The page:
Mirza's strongest point as an author is her ability to reveal the heart, the pain, and the suffering in the simple day-to-day experiences of family life. Amar, the youngest child and the son within this family, falls in love with Amira, the daughter of a respected and influential family within the Muslim community. The relationship between these two characters is deftly written, capturing both the catastrophic magnitude of their young love and the terror of that prohibited connection, as the two do not have permission to speak to one another, let alone pursue a romantic relationship. In fact, post–Fifty Shades of Grey, it is magnificent to read about attraction and desire through the lens of what is forbidden. That very prohibition magnifies the power of sexual attraction, so that when the two meet secretly in a hotel hallway during a wedding simply to talk, we read with bated breath. Likewise, Mirza beautifully writes the moment the mother attends a parent-teacher conference for her son Amar, and sees, through her son’s eyes, her own beauty. It is also her son who later goads her into rolling up the hem of her pants in order to step into a creek. It is an exquisite moment, this transgression of modesty, when the mother is lured by her son to experience the world more freely.
What is most intriguing in this book is the final section, where the father, who has been a stock character thus far, becomes human. What we see in the first three quarters of the book is the father rigidly adhering to the tenets of his faith and culture. He is angry, obtuse, overbearing. In essence, the very stereotype of the Muslim patriarch. The father is the crux of the family’s troubles: his commitment to religious rules stifles his daughters’ lives, and his emotional absence in both his children’s and his wife’s lives leads to the demise of the most vulnerable member of that family, his son. It is almost as though the final section of the book is the defendant’s plea before judgment. And Mirza does an excellent job of fully sketching out the nuances of his parental failures. This man, old now and a grandparent, looks back at all the events in the book, and pleads his case, speaks of his regrets, his misunderstandings, the way he was misunderstood, his guilt and his hopes. This final section of the book captures the utter heartache of parenting. And parenting, in this context, is a bit more difficult in that the home life does not correlate with the life outside of the home. In fact, the life within the home is at odds, constantly, with the morals of the world outside. While Mirza writes much of the book in close third-person perspective, the last part of the book shifts suddenly to first person, as told by the father, and perhaps it is this intimate voice that finally invites the reader to fully feel this world, to be a part of it, rather than a tourist passing through.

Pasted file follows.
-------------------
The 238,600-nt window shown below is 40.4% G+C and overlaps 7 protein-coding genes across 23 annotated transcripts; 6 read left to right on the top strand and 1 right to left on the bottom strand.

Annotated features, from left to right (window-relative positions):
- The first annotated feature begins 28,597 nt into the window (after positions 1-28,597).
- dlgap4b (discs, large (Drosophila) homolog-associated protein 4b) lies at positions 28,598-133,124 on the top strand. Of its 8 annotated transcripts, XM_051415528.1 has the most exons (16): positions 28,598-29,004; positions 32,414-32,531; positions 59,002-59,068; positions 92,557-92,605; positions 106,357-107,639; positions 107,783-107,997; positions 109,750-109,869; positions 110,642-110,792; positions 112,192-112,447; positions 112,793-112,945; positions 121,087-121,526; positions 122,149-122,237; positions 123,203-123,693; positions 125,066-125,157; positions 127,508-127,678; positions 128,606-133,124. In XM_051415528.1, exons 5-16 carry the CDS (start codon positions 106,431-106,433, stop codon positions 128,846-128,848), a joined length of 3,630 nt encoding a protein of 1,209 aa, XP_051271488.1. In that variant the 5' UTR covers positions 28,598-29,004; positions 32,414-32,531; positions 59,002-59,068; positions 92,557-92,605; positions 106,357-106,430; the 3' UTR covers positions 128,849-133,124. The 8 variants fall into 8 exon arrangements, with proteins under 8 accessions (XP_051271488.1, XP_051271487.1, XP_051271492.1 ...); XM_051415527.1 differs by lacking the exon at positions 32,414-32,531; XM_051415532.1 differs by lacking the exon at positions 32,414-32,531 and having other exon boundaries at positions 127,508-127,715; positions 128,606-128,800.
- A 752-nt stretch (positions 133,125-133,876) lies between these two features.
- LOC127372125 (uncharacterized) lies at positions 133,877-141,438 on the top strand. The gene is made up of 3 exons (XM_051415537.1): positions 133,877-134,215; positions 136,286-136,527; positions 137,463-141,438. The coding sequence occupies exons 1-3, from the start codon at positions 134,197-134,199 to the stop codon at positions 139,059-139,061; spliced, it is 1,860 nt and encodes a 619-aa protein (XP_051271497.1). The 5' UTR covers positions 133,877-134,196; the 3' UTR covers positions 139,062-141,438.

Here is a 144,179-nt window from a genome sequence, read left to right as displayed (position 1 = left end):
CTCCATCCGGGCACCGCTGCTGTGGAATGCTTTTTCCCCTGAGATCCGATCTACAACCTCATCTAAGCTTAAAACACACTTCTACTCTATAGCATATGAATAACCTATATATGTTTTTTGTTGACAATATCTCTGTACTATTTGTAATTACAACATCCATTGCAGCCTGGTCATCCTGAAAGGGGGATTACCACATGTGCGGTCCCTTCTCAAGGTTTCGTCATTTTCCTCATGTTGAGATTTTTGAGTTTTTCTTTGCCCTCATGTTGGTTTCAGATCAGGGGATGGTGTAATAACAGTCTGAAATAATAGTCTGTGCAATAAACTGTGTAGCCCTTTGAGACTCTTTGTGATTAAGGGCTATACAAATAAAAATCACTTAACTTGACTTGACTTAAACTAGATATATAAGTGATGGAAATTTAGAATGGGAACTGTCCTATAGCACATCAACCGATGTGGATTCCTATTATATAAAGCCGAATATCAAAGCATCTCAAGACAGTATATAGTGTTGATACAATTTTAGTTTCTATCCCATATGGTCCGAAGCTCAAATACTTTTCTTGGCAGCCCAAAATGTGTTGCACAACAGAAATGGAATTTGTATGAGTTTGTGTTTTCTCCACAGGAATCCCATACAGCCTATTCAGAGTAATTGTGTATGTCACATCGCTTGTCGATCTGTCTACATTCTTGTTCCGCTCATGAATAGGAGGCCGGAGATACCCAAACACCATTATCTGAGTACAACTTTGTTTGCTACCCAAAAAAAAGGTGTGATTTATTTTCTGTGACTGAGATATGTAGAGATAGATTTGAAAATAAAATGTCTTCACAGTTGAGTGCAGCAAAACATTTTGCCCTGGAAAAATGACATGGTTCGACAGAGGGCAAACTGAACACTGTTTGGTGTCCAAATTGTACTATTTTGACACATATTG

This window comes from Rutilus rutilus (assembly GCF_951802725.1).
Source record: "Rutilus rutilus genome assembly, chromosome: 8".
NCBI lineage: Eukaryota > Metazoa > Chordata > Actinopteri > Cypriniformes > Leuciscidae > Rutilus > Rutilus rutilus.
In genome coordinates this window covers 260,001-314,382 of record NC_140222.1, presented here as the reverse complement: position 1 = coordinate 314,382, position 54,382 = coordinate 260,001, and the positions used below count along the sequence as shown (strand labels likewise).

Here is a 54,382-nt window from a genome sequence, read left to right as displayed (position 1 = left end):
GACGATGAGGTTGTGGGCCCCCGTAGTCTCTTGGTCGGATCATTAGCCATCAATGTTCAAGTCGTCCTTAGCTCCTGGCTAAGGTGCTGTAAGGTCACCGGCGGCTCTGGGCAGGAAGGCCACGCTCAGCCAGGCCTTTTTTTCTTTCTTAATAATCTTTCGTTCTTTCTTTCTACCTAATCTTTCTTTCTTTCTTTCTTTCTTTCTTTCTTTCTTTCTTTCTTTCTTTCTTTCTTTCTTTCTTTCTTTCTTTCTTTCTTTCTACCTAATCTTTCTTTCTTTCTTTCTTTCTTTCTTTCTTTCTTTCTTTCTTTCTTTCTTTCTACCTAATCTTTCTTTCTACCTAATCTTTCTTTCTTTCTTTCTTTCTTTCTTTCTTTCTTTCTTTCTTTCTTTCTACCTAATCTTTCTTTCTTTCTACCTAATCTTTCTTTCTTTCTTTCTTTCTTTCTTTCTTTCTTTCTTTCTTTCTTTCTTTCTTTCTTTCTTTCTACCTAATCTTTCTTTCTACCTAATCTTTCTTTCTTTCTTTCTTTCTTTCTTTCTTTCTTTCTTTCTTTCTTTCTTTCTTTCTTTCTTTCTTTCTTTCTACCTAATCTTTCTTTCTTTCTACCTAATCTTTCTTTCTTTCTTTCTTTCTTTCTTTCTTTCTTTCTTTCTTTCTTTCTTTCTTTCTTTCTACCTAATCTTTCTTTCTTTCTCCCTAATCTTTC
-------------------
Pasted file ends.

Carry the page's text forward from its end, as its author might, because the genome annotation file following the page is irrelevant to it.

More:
What slows down Mirza’s narrative, for the first three quarters of the book, is a pedantic listing of cultural markers. Mirza often muddies the story by becoming tour guide rather than storyteller. She will describe the food, when neither the pacing of the scene nor the plot of the story benefits from us knowing how to make mango lassi. The wedding scene, where much of the story’s climactic elements occur, is often slowed down by the step-by-step replay of Shia Muslim wedding rituals. These descriptions serve solely to introduce unacquainted readers to this culture. If you happen to be familiar with the culture, then even the “exotic” element is lost and you are left struggling to turn the page.
I do not blame Mirza alone for this decision. She is writing for an audience that has not been exposed to the world of devout Shia Muslims, and so that audience will have questions. However, is it the job of the author to also provide a travel guide within a work of literary fiction, at the expense of the story? Years ago, in Iran, I was helping a friend translate a poem by Bukowski into Farsi, and we could not find a word in our language for hominy. It doesn’t exist, not the word, not the food. Bukowski used it, none the less. He did not stop to ask himself if his audience is familiar with hominy. Likewise, do we need to know the details of the samosa and mint sauce to get at the human heart? Does that enrich our understanding of the characters? Junot Díaz in The Brief Wondrous Life of Oscar Wao unapologetically writes entire paragraphs in Spanish. It is not his responsibility, as author, to translate for his audience if they are unfamiliar with the culture or the language. Díaz’s sole responsibility is to create a world for us to inhabit, to lose ourselves in. Certainly, our understanding of the story would be deeper if we could follow the Spanish dialogue and were familiar with the culture, but that is upon the reader.
Mirza’s book is difficult to read because she assumes the dominant culture as her audience and feels the urgency to explain to them her characters’ “otherness.” The story slows precisely because she describes the sights, the colorful costumes, the exotic foods, the mannerisms, as though she were writing about Martians. Perhaps if more books about Shia Muslim Americans were out there, Mirza could trust her reader to follow without stopping to constantly explain the external differences from the so-called Western “norm.” But as is, these digressions only hamper her talent and impede her ability to tell the story that matters.
Parnaz Foroutan is the author of the novel, The Girl from the Garden (Ecco), and a forthcoming memoir, Home Is a Stranger.